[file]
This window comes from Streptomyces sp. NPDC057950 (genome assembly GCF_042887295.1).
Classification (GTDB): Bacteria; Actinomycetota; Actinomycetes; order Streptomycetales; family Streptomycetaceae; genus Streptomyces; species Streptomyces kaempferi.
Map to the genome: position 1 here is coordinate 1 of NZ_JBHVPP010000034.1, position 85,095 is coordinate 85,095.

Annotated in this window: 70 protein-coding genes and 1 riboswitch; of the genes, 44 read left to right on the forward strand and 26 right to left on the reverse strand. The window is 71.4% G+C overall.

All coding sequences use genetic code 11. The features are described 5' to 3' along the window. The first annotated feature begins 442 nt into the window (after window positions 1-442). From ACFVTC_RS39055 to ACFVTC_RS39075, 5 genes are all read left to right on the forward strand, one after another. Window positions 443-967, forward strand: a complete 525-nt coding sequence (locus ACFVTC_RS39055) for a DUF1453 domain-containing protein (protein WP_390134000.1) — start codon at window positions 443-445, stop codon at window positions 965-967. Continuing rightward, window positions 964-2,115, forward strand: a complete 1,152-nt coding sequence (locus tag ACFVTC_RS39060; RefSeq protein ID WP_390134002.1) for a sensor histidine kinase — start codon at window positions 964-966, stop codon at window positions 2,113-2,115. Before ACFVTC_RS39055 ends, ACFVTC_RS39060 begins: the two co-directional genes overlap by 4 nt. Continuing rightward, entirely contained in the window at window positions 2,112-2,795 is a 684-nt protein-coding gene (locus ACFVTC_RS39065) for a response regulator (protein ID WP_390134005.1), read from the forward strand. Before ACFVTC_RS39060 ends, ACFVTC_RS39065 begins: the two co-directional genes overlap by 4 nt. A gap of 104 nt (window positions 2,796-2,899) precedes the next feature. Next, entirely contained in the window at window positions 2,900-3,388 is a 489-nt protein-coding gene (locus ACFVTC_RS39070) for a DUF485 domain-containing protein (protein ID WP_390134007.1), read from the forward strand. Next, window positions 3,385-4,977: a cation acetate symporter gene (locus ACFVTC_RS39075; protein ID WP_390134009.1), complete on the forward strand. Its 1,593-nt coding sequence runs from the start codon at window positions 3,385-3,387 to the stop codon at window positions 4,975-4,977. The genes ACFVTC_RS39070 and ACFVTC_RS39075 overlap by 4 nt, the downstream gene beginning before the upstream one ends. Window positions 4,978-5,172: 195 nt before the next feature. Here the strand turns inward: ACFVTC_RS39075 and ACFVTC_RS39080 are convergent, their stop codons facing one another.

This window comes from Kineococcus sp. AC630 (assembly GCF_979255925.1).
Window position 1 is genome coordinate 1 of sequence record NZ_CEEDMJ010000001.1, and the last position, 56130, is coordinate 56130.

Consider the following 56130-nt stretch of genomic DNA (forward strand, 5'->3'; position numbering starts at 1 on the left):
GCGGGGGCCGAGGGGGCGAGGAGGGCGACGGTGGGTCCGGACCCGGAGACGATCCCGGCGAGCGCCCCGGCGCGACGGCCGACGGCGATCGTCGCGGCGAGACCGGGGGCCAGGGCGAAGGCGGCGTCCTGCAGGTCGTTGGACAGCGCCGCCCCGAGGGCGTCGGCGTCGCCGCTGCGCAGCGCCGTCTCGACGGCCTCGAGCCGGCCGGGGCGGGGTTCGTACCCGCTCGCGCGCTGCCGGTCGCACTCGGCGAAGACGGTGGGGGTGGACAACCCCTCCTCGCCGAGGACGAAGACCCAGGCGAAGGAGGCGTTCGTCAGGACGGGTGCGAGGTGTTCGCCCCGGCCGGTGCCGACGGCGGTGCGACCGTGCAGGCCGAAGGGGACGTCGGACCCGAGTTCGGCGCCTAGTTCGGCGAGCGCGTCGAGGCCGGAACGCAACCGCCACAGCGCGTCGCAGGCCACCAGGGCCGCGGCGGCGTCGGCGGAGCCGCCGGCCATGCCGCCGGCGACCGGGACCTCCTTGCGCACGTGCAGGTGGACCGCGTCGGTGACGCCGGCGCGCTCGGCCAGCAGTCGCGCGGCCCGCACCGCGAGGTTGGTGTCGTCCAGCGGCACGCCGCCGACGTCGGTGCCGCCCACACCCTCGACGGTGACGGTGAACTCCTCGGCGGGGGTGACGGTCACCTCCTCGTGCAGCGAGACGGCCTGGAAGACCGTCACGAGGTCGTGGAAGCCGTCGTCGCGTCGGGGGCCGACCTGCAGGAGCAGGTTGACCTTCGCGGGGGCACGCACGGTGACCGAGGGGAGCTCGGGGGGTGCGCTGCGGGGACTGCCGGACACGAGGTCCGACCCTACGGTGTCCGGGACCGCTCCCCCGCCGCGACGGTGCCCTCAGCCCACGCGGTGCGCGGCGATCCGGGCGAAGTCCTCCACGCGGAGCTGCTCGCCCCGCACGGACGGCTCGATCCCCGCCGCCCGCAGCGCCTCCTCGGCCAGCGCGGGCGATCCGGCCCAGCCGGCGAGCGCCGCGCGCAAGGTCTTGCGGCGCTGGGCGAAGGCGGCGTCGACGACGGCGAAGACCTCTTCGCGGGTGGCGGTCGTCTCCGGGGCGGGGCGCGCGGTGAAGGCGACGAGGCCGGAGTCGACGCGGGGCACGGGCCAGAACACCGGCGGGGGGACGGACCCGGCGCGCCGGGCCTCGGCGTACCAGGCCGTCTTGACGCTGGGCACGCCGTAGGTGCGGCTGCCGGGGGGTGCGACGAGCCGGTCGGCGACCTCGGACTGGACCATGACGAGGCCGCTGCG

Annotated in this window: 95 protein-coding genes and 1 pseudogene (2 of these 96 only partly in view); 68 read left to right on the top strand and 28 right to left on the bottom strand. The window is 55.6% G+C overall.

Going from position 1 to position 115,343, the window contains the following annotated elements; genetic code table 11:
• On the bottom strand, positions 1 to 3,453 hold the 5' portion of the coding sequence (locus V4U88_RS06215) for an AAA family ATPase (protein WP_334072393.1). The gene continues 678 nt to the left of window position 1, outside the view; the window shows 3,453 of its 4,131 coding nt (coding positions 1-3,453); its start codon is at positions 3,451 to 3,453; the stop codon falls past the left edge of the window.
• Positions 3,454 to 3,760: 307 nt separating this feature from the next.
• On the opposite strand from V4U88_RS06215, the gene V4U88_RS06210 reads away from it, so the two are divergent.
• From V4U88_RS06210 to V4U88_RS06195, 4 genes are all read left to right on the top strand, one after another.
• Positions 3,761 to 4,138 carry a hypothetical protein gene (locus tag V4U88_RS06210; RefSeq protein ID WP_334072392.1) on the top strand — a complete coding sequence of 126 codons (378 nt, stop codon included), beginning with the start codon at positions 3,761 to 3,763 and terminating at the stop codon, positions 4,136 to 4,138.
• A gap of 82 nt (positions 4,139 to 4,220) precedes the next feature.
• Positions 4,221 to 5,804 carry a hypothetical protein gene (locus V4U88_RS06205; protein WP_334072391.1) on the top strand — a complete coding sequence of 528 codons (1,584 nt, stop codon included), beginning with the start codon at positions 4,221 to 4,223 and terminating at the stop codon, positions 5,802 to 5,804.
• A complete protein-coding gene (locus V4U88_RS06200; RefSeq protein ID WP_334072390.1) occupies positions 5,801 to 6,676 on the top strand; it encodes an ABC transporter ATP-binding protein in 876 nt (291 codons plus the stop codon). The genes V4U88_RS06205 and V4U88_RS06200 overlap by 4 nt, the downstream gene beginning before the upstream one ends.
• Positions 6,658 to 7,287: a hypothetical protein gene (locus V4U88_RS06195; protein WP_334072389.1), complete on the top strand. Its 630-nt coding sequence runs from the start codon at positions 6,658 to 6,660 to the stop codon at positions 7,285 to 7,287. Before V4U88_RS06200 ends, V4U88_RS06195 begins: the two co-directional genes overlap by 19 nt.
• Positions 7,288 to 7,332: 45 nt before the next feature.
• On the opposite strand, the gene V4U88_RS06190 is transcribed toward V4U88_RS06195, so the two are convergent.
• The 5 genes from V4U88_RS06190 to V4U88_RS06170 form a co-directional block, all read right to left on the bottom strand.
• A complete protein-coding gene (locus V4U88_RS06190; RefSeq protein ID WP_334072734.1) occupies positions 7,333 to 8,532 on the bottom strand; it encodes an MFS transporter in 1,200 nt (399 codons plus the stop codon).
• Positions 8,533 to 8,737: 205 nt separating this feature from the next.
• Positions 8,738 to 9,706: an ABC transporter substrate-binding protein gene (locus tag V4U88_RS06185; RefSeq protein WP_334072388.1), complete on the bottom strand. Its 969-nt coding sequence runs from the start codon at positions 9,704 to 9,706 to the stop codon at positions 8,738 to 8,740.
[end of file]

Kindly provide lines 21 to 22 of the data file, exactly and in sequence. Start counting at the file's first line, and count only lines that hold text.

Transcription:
• Positions 7,288 to 7,332: 45 nt before the next feature.
• On the opposite strand, the gene V4U88_RS06190 is transcribed toward V4U88_RS06195, so the two are convergent.